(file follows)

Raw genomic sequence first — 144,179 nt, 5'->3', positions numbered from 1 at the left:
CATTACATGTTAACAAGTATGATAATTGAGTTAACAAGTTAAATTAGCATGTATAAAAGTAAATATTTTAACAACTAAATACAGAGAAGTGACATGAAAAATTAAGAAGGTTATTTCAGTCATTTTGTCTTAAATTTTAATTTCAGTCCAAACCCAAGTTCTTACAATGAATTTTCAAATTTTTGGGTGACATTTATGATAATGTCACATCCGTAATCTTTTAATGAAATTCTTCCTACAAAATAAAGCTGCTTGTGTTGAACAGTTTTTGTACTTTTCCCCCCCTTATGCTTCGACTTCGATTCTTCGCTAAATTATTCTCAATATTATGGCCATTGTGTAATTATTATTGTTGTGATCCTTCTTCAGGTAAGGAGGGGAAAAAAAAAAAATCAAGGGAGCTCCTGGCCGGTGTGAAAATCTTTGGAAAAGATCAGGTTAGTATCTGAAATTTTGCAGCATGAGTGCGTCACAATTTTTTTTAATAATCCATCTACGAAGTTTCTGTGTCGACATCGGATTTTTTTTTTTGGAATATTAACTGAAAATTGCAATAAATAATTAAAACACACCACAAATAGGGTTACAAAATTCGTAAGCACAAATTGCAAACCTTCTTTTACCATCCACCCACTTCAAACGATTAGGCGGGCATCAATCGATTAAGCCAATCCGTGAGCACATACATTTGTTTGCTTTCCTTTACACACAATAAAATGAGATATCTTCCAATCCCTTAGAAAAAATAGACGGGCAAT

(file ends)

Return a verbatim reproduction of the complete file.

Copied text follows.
Raw genomic sequence first — 144,179 nt, 5'->3', positions numbered from 1 at the left:
CATTACATGTTAACAAGTATGATAATTGAGTTAACAAGTTAAATTAGCATGTATAAAAGTAAATATTTTAACAACTAAATACAGAGAAGTGACATGAAAAATTAAGAAGGTTATTTCAGTCATTTTGTCTTAAATTTTAATTTCAGTCCAAACCCAAGTTCTTACAATGAATTTTCAAATTTTTGGGTGACATTTATGATAATGTCACATCCGTAATCTTTTAATGAAATTCTTCCTACAAAATAAAGCTGCTTGTGTTGAACAGTTTTTGTACTTTTCCCCCCCTTATGCTTCGACTTCGATTCTTCGCTAAATTATTCTCAATATTATGGCCATTGTGTAATTATTATTGTTGTGATCCTTCTTCAGGTAAGGAGGGGAAAAAAAAAAAATCAAGGGAGCTCCTGGCCGGTGTGAAAATCTTTGGAAAAGATCAGGTTAGTATCTGAAATTTTGCAGCATGAGTGCGTCACAATTTTTTTTAATAATCCATCTACGAAGTTTCTGTGTCGACATCGGATTTTTTTTTTTGGAATATTAACTGAAAATTGCAATAAATAATTAAAACACACCACAAATAGGGTTACAAAATTCGTAAGCACAAATTGCAAACCTTCTTTTACCATCCACCCACTTCAAACGATTAGGCGGGCATCAATCGATTAAGCCAATCCGTGAGCACATACATTTGTTTGCTTTCCTTTACACACAATAAAATGAGATATCTTCCAATCCCTTAGAAAAAATAGACGGGCAAT